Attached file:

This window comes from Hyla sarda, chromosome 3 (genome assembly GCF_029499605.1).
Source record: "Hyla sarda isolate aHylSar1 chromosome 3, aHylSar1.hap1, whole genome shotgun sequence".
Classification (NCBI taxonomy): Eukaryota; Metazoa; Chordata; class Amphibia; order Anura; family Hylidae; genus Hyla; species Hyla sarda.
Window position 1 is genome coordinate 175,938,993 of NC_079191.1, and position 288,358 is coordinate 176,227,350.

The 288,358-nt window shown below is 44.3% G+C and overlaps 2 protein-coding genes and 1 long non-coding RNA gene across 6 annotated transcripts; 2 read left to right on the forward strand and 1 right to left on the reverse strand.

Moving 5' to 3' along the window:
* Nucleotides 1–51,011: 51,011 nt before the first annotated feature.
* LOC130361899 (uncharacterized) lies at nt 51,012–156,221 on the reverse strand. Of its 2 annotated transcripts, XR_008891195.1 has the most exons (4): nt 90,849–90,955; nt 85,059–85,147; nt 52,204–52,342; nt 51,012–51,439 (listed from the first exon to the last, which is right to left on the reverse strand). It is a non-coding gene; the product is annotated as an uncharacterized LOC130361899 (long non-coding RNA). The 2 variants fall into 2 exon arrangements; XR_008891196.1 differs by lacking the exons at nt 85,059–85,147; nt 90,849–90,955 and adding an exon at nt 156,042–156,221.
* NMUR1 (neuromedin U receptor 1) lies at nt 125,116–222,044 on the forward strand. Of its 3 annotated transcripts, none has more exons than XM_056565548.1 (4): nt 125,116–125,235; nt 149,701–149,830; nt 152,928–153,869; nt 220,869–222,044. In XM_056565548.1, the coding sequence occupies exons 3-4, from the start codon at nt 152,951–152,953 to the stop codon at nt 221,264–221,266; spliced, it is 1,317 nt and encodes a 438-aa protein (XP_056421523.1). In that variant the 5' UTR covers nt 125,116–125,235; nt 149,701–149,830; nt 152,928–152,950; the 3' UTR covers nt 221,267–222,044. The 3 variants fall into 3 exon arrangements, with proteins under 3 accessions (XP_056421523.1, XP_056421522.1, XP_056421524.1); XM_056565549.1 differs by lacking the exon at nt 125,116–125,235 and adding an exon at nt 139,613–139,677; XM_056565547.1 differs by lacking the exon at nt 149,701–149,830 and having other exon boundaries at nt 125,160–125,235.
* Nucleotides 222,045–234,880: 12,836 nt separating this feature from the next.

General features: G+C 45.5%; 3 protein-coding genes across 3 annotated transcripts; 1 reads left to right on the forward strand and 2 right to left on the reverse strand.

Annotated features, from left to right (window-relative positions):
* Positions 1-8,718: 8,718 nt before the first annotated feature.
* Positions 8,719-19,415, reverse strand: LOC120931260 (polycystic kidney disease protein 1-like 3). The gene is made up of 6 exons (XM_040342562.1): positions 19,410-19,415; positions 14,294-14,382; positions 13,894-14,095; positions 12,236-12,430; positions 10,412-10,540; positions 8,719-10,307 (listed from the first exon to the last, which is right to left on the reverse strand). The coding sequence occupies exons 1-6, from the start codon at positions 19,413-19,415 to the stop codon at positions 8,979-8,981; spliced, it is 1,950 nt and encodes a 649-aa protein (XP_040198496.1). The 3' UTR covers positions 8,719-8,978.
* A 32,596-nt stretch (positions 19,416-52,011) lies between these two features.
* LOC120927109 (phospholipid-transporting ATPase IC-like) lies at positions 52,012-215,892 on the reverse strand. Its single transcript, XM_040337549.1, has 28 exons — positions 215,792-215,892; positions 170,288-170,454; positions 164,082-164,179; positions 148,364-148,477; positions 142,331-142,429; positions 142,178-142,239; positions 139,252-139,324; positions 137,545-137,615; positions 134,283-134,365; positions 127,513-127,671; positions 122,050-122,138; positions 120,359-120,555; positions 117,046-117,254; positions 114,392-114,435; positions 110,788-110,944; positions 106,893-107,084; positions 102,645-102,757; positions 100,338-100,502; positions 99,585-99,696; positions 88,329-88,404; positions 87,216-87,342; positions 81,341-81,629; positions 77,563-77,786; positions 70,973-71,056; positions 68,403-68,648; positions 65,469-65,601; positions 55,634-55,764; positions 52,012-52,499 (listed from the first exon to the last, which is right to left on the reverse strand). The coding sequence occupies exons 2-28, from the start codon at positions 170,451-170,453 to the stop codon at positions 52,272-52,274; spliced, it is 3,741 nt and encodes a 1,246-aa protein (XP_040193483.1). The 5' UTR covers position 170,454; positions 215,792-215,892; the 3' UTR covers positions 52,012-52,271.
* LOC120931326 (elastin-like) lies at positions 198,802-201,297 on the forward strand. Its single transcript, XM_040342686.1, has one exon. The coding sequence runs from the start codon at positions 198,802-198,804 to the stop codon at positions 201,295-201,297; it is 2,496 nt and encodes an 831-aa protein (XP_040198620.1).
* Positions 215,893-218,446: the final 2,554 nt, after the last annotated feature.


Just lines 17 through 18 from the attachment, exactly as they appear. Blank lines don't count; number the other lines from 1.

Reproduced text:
* LOC120931326 (elastin-like) lies at positions 198,802-201,297 on the forward strand. Its single transcript, XM_040342686.1, has one exon. The coding sequence runs from the start codon at positions 198,802-198,804 to the stop codon at positions 201,295-201,297; it is 2,496 nt and encodes an 831-aa protein (XP_040198620.1).
* Positions 215,893-218,446: the final 2,554 nt, after the last annotated feature.